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Why is a baby monitor picking up video of the space shuttle?

NASA Broadcasts
You can get NASA's broadcast of the Atlantis mission several different ways.
You can get NASA's broadcast of the Atlantis mission several different ways.
Image courtesy NASA

It turns out that NASA's video material isn't only available through the Internet. In fact, NASA has its own TV channel, which is carried by many satellite and cable providers. The channel may also be syndicated by local public-television broadcasters or by amateur broadcasters, who likely use UHF frequencies. Remember, Meilingers' video baby monitor is like a TV. While we don't know which model of Summer Infant baby monitor the family owns, all of Summer Infant's video baby monitors use either the 900 MHz or 2.4 GHz frequencies. That would put them smack in the UHF range, which includes frequencies up to 3 GHz. Although UHF television stops at 812 MHz, an amateur broadcaster may be illegally broadcasting the signal at a higher frequency. If this is the case, the monitor is in essence acting like an old-style television, picking up the NASA signal through direct reception.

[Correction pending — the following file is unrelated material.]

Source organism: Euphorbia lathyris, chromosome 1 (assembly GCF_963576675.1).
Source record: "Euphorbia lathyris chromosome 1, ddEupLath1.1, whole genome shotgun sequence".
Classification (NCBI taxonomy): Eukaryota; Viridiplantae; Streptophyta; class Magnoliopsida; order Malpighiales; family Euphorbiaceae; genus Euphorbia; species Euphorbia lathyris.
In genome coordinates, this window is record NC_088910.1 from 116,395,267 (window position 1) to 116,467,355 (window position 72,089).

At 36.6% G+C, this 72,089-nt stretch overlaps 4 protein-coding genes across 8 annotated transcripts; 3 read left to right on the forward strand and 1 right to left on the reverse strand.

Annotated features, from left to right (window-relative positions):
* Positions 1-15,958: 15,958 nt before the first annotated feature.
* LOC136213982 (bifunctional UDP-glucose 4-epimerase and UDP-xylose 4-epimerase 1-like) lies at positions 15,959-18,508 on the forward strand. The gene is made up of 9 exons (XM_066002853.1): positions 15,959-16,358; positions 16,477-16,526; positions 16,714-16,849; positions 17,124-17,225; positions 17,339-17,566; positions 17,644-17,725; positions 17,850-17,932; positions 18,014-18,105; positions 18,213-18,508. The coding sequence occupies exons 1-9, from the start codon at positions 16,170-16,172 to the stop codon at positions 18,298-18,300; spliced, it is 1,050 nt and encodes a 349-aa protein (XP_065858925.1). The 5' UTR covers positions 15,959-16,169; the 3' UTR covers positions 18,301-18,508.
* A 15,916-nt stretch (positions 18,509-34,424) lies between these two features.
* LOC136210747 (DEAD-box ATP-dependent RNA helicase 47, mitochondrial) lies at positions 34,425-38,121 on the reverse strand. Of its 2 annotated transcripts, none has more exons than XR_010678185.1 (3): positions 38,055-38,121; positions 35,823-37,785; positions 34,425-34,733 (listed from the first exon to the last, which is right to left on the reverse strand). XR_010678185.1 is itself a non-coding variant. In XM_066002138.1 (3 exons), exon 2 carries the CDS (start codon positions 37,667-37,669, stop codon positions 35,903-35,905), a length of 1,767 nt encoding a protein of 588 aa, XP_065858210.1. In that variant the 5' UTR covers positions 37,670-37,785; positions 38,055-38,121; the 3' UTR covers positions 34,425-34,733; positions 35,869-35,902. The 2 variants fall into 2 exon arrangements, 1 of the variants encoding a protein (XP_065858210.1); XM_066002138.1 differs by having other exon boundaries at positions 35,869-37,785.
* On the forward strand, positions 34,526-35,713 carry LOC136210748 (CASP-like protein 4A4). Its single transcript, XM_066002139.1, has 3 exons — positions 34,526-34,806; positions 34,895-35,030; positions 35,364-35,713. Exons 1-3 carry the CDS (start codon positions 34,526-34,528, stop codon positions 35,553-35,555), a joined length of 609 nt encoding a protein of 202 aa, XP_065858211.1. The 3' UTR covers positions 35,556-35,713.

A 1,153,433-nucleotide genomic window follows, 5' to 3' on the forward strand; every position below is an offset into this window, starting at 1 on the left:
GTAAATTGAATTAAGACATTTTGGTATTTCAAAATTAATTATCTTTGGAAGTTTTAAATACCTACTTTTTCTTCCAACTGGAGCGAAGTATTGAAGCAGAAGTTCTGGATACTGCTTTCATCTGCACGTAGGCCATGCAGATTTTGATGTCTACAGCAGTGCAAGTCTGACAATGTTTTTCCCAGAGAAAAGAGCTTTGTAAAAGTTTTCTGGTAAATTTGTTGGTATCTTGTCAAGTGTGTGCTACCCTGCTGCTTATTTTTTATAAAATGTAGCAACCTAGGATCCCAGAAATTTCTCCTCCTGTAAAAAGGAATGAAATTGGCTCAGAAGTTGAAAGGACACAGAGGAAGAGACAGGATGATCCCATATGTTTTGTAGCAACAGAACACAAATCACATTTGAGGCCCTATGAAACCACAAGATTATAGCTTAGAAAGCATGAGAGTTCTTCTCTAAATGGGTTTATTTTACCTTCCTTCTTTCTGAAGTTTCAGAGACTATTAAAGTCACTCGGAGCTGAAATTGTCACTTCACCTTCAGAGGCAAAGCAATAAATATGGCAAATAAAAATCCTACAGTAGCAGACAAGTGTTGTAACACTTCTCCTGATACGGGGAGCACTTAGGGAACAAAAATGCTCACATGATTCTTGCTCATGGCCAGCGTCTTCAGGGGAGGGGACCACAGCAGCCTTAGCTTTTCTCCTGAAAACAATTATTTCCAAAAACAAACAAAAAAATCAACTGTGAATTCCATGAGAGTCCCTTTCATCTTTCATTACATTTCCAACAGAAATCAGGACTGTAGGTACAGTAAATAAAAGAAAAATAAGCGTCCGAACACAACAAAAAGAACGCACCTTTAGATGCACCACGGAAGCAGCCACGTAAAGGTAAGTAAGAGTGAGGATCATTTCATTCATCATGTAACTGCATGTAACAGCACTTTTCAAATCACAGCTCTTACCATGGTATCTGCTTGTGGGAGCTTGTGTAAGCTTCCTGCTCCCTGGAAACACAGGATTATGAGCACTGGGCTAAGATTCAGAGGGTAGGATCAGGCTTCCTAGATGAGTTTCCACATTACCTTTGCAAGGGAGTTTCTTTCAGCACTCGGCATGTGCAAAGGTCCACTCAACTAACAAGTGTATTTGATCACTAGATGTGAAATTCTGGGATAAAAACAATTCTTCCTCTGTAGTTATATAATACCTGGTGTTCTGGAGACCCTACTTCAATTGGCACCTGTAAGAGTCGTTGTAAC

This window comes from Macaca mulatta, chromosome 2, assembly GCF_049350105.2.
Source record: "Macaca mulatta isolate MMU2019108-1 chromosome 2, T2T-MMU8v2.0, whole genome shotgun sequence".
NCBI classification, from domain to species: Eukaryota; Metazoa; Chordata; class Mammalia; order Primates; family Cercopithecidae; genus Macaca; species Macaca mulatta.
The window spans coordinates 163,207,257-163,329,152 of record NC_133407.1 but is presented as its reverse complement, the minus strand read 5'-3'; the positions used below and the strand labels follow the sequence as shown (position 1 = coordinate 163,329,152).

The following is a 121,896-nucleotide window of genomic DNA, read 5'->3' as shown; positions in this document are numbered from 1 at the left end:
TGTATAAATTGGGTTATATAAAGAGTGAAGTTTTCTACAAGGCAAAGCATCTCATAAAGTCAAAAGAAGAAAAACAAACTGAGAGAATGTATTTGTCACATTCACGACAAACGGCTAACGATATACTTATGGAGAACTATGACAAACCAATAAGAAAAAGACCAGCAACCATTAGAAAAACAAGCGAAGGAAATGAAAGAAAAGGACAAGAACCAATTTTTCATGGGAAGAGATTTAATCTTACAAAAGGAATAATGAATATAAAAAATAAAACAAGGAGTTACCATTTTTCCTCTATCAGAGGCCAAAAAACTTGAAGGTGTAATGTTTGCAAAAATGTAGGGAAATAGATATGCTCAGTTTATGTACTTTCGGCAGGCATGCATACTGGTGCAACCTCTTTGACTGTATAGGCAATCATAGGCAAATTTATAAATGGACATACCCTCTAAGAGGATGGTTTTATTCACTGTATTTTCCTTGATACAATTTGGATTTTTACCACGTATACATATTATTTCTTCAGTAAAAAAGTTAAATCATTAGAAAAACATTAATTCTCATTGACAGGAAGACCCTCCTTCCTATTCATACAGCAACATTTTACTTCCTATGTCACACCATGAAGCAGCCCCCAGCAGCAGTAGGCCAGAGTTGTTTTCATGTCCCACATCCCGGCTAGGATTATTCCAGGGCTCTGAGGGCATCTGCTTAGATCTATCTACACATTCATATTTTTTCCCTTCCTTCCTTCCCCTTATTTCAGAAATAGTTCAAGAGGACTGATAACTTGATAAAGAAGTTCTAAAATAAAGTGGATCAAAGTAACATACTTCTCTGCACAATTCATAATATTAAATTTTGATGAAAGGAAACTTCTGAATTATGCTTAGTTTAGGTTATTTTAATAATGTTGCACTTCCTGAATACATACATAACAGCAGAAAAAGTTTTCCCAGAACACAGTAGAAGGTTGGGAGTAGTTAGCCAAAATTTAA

Of course, it's possible that something else is going on, but as far as we can tell, this is the most likely explanation. In fact, if the Meilingers (or anyone else living nearby) have a 900 MHz or 2.4 GHz cordless phone, they may be able to pick up some of the audio from the NASA television feed -- in case they're using their baby monitor's second channel (which is functioning normally) to actually watch their baby.

For more information about baby monitors, NASA and to see footage of the Atlantis astronauts at work, please check out the links on the next page.